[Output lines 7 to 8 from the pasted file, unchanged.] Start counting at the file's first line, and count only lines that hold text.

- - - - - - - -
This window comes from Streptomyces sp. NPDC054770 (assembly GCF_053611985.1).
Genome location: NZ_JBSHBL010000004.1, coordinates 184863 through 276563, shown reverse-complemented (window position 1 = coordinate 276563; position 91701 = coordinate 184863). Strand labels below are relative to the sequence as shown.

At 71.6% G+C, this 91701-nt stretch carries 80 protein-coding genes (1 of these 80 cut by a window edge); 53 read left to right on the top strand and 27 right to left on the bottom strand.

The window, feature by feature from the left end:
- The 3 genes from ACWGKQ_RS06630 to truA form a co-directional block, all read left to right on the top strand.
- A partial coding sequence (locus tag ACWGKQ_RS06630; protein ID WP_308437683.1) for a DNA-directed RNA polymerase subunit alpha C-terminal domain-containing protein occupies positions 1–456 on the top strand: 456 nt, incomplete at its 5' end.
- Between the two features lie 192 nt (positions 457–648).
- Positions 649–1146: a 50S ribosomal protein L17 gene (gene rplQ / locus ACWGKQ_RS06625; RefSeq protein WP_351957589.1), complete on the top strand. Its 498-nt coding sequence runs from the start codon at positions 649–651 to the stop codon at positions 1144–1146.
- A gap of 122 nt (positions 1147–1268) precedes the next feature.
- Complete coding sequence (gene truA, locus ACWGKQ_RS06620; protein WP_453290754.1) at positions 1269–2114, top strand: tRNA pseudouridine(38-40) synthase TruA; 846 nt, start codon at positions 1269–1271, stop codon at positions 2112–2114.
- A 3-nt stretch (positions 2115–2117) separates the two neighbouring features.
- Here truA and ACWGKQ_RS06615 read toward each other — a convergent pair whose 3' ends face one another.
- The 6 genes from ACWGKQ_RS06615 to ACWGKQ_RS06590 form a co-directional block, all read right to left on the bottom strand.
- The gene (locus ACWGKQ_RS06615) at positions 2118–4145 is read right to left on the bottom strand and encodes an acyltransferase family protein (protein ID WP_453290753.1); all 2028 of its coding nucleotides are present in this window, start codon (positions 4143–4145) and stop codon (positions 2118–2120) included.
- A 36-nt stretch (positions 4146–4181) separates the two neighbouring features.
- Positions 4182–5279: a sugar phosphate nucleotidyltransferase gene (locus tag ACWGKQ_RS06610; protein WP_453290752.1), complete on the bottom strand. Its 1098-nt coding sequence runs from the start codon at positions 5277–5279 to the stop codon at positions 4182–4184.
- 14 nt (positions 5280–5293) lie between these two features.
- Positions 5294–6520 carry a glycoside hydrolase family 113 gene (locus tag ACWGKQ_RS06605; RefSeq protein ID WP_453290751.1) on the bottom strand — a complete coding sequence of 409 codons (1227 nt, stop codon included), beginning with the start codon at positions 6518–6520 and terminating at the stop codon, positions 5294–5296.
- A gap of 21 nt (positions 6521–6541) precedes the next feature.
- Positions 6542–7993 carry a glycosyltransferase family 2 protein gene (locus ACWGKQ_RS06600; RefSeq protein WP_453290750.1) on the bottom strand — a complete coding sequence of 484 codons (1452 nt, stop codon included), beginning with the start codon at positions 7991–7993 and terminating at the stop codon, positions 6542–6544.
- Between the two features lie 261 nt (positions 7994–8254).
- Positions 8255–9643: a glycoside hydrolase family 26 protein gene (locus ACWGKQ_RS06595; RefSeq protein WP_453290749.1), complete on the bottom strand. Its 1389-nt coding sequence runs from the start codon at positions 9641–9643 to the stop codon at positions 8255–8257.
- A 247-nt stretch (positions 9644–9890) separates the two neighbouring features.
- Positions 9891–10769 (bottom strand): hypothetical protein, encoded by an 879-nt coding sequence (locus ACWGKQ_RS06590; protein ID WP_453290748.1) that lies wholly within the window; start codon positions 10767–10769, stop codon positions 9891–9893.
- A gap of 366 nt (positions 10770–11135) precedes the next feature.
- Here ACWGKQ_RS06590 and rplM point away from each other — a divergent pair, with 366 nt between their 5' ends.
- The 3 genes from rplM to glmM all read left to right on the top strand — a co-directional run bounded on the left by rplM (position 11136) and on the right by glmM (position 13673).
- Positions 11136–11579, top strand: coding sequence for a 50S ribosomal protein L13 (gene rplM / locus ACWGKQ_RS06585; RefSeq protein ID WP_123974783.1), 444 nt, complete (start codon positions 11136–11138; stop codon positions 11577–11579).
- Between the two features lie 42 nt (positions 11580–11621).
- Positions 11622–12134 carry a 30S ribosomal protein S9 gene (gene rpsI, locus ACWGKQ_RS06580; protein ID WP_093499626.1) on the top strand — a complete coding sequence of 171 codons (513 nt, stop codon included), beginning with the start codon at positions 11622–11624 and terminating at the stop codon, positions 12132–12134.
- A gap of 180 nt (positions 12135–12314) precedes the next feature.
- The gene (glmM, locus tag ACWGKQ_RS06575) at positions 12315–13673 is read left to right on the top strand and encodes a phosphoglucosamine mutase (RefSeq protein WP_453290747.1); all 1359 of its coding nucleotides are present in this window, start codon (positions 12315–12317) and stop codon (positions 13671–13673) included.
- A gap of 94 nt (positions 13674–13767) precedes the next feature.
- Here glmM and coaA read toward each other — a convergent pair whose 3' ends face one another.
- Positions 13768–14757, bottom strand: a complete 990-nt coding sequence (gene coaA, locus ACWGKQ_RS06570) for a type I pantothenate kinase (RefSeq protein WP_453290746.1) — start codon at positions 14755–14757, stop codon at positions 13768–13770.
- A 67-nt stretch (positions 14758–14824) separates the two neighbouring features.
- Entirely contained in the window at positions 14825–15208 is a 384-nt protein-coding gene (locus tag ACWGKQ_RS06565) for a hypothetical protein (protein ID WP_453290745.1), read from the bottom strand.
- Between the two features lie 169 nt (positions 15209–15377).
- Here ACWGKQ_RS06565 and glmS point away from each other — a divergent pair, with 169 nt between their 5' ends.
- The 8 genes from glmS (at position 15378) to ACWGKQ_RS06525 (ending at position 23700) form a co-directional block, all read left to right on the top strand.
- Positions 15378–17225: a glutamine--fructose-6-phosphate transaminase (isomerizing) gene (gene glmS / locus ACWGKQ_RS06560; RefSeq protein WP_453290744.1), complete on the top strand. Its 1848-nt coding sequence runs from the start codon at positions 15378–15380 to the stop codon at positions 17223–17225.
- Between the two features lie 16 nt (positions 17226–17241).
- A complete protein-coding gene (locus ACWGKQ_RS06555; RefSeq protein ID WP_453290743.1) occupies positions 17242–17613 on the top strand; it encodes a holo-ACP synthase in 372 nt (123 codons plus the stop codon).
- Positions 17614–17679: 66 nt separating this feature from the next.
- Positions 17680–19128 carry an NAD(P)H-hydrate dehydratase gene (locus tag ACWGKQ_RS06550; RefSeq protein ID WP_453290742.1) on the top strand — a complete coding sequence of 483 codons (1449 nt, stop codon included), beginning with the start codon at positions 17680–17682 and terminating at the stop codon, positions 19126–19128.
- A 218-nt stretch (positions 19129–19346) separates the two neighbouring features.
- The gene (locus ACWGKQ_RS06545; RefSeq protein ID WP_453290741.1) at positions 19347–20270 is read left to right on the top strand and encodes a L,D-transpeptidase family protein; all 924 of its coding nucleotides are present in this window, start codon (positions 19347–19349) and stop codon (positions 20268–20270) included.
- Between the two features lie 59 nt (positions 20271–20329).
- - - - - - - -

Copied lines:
- Between the two features lie 192 nt (positions 457–648).
- Positions 649–1146: a 50S ribosomal protein L17 gene (gene rplQ / locus ACWGKQ_RS06625; RefSeq protein WP_351957589.1), complete on the top strand. Its 498-nt coding sequence runs from the start codon at positions 649–651 to the stop codon at positions 1144–1146.